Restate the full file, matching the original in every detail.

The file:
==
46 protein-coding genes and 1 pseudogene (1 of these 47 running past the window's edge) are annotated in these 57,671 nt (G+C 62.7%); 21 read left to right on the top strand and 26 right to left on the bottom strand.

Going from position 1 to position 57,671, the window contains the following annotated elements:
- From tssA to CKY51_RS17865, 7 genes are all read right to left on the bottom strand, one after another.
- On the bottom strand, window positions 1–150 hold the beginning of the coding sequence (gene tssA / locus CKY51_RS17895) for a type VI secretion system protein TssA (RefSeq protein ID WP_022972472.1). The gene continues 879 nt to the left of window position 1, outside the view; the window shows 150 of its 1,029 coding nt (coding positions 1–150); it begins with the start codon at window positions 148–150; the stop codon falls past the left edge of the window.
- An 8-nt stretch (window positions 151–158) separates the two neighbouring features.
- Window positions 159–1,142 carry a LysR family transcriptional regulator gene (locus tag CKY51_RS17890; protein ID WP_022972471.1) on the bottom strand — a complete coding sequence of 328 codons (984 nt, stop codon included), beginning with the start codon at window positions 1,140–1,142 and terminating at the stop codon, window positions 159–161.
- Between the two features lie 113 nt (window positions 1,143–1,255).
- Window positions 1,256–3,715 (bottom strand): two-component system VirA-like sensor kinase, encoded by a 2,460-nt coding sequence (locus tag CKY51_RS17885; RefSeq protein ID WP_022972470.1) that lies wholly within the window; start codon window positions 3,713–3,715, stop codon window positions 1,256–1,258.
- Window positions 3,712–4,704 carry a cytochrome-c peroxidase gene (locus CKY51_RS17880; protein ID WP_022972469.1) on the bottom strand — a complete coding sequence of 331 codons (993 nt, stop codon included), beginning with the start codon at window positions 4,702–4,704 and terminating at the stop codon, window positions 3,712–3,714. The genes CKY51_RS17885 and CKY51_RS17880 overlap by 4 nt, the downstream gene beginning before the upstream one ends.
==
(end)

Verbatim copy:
46 protein-coding genes and 1 pseudogene (1 of these 47 running past the window's edge) are annotated in these 57,671 nt (G+C 62.7%); 21 read left to right on the top strand and 26 right to left on the bottom strand.

Going from position 1 to position 57,671, the window contains the following annotated elements:
- From tssA to CKY51_RS17865, 7 genes are all read right to left on the bottom strand, one after another.
- On the bottom strand, window positions 1–150 hold the beginning of the coding sequence (gene tssA / locus CKY51_RS17895) for a type VI secretion system protein TssA (RefSeq protein ID WP_022972472.1). The gene continues 879 nt to the left of window position 1, outside the view; the window shows 150 of its 1,029 coding nt (coding positions 1–150); it begins with the start codon at window positions 148–150; the stop codon falls past the left edge of the window.
- An 8-nt stretch (window positions 151–158) separates the two neighbouring features.
- Window positions 159–1,142 carry a LysR family transcriptional regulator gene (locus tag CKY51_RS17890; protein ID WP_022972471.1) on the bottom strand — a complete coding sequence of 328 codons (984 nt, stop codon included), beginning with the start codon at window positions 1,140–1,142 and terminating at the stop codon, window positions 159–161.
- Between the two features lie 113 nt (window positions 1,143–1,255).
- Window positions 1,256–3,715 (bottom strand): two-component system VirA-like sensor kinase, encoded by a 2,460-nt coding sequence (locus tag CKY51_RS17885; RefSeq protein ID WP_022972470.1) that lies wholly within the window; start codon window positions 3,713–3,715, stop codon window positions 1,256–1,258.
- Window positions 3,712–4,704 carry a cytochrome-c peroxidase gene (locus CKY51_RS17880; protein ID WP_022972469.1) on the bottom strand — a complete coding sequence of 331 codons (993 nt, stop codon included), beginning with the start codon at window positions 4,702–4,704 and terminating at the stop codon, window positions 3,712–3,714. The genes CKY51_RS17885 and CKY51_RS17880 overlap by 4 nt, the downstream gene beginning before the upstream one ends.